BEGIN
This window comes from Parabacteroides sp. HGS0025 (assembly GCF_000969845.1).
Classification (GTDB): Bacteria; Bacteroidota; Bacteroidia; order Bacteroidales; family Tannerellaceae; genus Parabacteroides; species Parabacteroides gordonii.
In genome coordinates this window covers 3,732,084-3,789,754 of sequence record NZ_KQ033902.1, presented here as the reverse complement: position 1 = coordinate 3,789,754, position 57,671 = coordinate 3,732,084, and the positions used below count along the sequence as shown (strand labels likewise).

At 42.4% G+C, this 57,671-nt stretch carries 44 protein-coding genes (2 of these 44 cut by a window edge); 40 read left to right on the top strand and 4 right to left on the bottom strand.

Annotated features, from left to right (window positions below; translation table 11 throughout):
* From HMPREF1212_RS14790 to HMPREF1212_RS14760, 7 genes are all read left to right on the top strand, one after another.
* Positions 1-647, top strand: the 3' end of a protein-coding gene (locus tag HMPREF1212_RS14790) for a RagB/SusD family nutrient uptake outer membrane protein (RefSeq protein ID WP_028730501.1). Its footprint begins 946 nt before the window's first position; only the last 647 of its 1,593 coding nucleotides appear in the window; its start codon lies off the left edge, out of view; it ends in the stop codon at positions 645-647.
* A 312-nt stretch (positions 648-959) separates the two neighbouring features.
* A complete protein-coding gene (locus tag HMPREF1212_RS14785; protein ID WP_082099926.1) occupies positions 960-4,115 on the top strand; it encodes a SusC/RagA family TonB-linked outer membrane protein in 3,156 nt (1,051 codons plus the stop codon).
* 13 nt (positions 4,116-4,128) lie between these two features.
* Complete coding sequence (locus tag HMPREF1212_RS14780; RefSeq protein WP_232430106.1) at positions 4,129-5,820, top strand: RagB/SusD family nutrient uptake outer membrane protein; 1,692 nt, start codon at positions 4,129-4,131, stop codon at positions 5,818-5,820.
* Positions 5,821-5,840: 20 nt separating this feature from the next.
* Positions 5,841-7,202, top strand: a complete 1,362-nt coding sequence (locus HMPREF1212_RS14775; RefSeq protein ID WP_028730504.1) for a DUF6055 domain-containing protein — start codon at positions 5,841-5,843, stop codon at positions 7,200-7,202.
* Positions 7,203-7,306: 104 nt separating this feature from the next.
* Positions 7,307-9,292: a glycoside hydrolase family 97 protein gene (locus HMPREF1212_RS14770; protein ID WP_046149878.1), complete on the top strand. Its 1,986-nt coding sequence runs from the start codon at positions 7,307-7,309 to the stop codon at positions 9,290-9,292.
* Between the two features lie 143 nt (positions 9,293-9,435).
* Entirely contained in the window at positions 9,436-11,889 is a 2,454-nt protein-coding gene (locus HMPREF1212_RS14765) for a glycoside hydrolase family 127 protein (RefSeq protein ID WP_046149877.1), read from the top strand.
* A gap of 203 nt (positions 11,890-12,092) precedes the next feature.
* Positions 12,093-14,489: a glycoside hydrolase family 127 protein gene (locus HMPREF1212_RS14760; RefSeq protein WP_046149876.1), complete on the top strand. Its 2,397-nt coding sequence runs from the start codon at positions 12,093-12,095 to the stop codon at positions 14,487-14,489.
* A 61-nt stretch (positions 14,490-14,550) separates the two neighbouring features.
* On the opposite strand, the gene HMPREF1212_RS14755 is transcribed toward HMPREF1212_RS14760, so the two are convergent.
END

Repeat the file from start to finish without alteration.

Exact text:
This window comes from Parabacteroides sp. HGS0025 (assembly GCF_000969845.1).
Classification (GTDB): Bacteria; Bacteroidota; Bacteroidia; order Bacteroidales; family Tannerellaceae; genus Parabacteroides; species Parabacteroides gordonii.
In genome coordinates this window covers 3,732,084-3,789,754 of sequence record NZ_KQ033902.1, presented here as the reverse complement: position 1 = coordinate 3,789,754, position 57,671 = coordinate 3,732,084, and the positions used below count along the sequence as shown (strand labels likewise).

At 42.4% G+C, this 57,671-nt stretch carries 44 protein-coding genes (2 of these 44 cut by a window edge); 40 read left to right on the top strand and 4 right to left on the bottom strand.

Annotated features, from left to right (window positions below; translation table 11 throughout):
* From HMPREF1212_RS14790 to HMPREF1212_RS14760, 7 genes are all read left to right on the top strand, one after another.
* Positions 1-647, top strand: the 3' end of a protein-coding gene (locus tag HMPREF1212_RS14790) for a RagB/SusD family nutrient uptake outer membrane protein (RefSeq protein ID WP_028730501.1). Its footprint begins 946 nt before the window's first position; only the last 647 of its 1,593 coding nucleotides appear in the window; its start codon lies off the left edge, out of view; it ends in the stop codon at positions 645-647.
* A 312-nt stretch (positions 648-959) separates the two neighbouring features.
* A complete protein-coding gene (locus tag HMPREF1212_RS14785; protein ID WP_082099926.1) occupies positions 960-4,115 on the top strand; it encodes a SusC/RagA family TonB-linked outer membrane protein in 3,156 nt (1,051 codons plus the stop codon).
* 13 nt (positions 4,116-4,128) lie between these two features.
* Complete coding sequence (locus tag HMPREF1212_RS14780; RefSeq protein WP_232430106.1) at positions 4,129-5,820, top strand: RagB/SusD family nutrient uptake outer membrane protein; 1,692 nt, start codon at positions 4,129-4,131, stop codon at positions 5,818-5,820.
* Positions 5,821-5,840: 20 nt separating this feature from the next.
* Positions 5,841-7,202, top strand: a complete 1,362-nt coding sequence (locus HMPREF1212_RS14775; RefSeq protein ID WP_028730504.1) for a DUF6055 domain-containing protein — start codon at positions 5,841-5,843, stop codon at positions 7,200-7,202.
* Positions 7,203-7,306: 104 nt separating this feature from the next.
* Positions 7,307-9,292: a glycoside hydrolase family 97 protein gene (locus HMPREF1212_RS14770; protein ID WP_046149878.1), complete on the top strand. Its 1,986-nt coding sequence runs from the start codon at positions 7,307-7,309 to the stop codon at positions 9,290-9,292.
* Between the two features lie 143 nt (positions 9,293-9,435).
* Entirely contained in the window at positions 9,436-11,889 is a 2,454-nt protein-coding gene (locus HMPREF1212_RS14765) for a glycoside hydrolase family 127 protein (RefSeq protein ID WP_046149877.1), read from the top strand.
* A gap of 203 nt (positions 11,890-12,092) precedes the next feature.
* Positions 12,093-14,489: a glycoside hydrolase family 127 protein gene (locus HMPREF1212_RS14760; RefSeq protein WP_046149876.1), complete on the top strand. Its 2,397-nt coding sequence runs from the start codon at positions 12,093-12,095 to the stop codon at positions 14,487-14,489.
* A 61-nt stretch (positions 14,490-14,550) separates the two neighbouring features.
* On the opposite strand, the gene HMPREF1212_RS14755 is transcribed toward HMPREF1212_RS14760, so the two are convergent.